STATE OF MINNESOTA

IN COURT OF APPEALS

A04-500

 

 

St. Louis Park Post No. 5632, et al.,

Plaintiffs,

 

Clear Channel Outdoor, Inc., a Delaware corporation,

Appellant,

 

ASK Property Management, Inc., et al.,

Plaintiffs,

 

vs.

 

City of St. Louis Park, a municipal corporation,

Respondent.

 

 

Filed October 12, 2004

Affirmed in part and remanded

Anderson, Judge

 

Hennepin County District Court

File No.  03-7593

 

Marvin A. Liszt, David K. Nightingale, Bernick and Lifson, P.A., 1200 The Colonnade, 5500 Wayzata Boulevard, Minneapolis, MN 55416-1270 (for appellant)

 

Thomas M. Scott, Campbell Knutson, P.A., 1380 Corporate Center Curve, Suite 317, Eagan, MN 55121 (for respondent)

 

Gary A. Van Cleve, Anne M. Olson, Larkin Hoffman Daly & Lindgren Ltd., 1500 Wells Fargo Plaza, 7900 Xerxes Avenue South, Bloomington, MN 55431-1194 (for amicus curiae Outdoor Advertising Association of Minnesota)

 

Considered and decided by Anderson, Presiding Judge; Willis, Judge; and Halbrooks, Judge.

 

S Y L L A B U S

 

The holder of a lease to a nonconforming billboard is not owed compensation under Minn. Stat. § 173.17(c) (2002) where a city informs a landowner that the billboard must be removed as a condition of city approval of the landowner’s request to develop property.

O P I N I O N

G. BARRY ANDERSON, Judge

 

            Appellant Clear Channel Outdoor, Inc., instituted a declaratory judgment action, arguing Minn. Stat. § 173.17(c) (2002) and the federal Highway Beautification Act, 23 U.S.C. § 131(g) (2000), preclude respondent City of St. Louis Park from requiring that a nonconforming billboard be removed as a condition of issuing a conditional use permit.  The district court granted the city’s motion for summary judgment.  Clear Channel appeals from that judgment.  We affirm in part and remand.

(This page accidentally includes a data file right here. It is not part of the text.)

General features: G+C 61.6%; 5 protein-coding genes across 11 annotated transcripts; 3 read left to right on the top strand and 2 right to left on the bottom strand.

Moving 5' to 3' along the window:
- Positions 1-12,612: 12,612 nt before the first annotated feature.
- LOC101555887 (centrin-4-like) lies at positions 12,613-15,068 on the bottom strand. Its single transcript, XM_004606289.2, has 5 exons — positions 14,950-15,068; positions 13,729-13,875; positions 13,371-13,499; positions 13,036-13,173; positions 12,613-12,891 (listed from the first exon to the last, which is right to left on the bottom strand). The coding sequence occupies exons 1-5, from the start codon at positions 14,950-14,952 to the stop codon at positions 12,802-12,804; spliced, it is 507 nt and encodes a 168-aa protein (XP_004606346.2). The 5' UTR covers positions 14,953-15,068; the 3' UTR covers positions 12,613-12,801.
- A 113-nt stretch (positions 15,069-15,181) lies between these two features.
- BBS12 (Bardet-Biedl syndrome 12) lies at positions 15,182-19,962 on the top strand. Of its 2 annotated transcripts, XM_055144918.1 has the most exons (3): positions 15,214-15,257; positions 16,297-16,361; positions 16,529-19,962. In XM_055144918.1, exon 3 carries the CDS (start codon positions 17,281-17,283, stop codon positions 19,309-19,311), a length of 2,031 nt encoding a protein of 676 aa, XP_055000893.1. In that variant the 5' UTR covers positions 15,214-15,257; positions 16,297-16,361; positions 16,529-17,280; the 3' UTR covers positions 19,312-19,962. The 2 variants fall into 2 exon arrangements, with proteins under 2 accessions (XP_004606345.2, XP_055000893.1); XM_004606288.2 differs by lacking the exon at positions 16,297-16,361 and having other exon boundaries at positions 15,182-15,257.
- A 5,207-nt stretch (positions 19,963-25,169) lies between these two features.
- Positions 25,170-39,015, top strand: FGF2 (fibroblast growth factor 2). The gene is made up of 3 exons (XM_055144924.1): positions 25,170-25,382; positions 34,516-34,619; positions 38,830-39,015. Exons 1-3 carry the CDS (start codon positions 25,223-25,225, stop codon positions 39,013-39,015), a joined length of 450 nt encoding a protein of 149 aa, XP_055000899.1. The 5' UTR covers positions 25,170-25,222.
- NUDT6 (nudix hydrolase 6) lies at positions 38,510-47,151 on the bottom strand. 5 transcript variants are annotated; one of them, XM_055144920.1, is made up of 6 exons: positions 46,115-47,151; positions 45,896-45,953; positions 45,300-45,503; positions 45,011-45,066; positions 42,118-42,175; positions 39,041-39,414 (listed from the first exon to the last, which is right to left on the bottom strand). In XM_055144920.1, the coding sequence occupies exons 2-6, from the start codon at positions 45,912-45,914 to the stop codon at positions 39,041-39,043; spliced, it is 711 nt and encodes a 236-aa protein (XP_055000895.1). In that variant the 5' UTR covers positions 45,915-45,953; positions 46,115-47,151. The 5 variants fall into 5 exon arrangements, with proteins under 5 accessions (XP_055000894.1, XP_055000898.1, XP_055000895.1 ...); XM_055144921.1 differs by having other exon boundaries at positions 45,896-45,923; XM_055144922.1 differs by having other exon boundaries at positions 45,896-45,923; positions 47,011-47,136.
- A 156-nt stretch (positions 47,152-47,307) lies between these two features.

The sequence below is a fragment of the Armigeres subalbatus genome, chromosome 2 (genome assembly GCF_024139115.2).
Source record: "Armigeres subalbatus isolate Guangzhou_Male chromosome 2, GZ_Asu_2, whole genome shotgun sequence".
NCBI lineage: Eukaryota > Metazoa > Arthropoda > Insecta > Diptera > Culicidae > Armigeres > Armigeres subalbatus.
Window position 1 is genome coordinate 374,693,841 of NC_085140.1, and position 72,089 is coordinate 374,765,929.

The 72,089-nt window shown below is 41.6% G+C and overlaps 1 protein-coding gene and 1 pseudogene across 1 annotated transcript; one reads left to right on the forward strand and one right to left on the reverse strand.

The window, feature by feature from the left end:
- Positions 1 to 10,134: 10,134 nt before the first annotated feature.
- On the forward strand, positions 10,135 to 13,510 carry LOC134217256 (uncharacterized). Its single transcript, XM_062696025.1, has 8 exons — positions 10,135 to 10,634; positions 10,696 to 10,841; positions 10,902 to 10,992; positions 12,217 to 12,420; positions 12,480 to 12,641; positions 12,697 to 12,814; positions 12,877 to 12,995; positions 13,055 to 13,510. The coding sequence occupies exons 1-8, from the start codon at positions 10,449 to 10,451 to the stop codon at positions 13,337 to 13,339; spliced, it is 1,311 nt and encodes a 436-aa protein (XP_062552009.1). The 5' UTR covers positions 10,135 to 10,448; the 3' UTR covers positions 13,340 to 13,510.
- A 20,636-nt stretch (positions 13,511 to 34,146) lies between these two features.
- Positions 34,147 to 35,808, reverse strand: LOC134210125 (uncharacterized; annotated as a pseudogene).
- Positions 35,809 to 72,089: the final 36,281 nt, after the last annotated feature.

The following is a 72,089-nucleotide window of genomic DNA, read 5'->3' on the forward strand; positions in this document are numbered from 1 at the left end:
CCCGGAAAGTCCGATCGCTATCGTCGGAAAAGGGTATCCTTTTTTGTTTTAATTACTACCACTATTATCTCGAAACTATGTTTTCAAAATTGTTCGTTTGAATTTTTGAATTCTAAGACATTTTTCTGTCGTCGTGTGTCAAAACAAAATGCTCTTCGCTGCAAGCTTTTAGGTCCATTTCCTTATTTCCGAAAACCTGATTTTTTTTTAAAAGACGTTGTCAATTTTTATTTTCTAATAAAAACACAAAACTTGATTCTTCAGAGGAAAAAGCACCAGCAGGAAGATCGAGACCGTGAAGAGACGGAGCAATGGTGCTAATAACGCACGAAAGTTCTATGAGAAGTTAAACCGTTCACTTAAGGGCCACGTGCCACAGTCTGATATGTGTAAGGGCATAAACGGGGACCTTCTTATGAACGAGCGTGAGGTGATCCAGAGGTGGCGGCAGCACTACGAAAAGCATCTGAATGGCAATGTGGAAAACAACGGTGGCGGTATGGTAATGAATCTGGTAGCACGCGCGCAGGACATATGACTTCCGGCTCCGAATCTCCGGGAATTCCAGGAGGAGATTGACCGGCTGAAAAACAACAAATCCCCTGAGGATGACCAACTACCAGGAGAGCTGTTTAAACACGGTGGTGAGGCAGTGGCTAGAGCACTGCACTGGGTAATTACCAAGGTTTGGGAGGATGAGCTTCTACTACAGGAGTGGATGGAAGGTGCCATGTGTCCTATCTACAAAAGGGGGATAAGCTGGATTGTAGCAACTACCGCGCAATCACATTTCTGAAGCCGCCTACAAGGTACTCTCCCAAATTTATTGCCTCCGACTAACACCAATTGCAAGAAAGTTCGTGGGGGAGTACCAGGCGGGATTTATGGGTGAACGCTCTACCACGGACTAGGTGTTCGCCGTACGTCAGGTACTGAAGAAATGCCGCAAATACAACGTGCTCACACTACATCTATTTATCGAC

FACTS

 

Clear Channel and St. Louis Park VFW Post 5632 entered into a five-year lease agreement on August 24, 2001.  Under the lease, VFW granted Clear Channel the exclusive right to use a billboard located on top of a two-story building at Highway 100 and 36th Street in St. Louis Park.  The billboard is presently a legal, but nonconforming, use on the property.  At the time the lease began, VFW was the fee owner of the property.

In March 2002, Premier Equity Investments, Inc., owned by Korey Bannerman, entered into a purchase agreement with VFW to purchase the property.  In May 2002, Bannerman, as president of ASK Properties, submitted an application to the city for a conditional use permit (CUP) to convert banquet facilities on the second floor of the building into multitenant office space, while maintaining VFW’s use of the first floor as a bar and restaurant.  ASK was a proposed lessee of the property.  The application was signed by Bannerman and by a second individual, whose signature is unrecognizable, but who was listed as the property’s “current fee owner.”

At the time of the CUP application, the property did not conform to the local zoning ordinance and those nonconformities included the billboard and the use of the property for the VFW.  The city has an ordinance stating that if a new use requiring a CUP is proposed for part of a multitenant building, the city may issue the CUP so long as any nonconformities existing on the site are “brought into greater or complete compliance with other provisions of this chapter to the extent reasonable and possible.”  St. Louis Park, Minn., City Code § 36-404(6)(b)(2) (2004).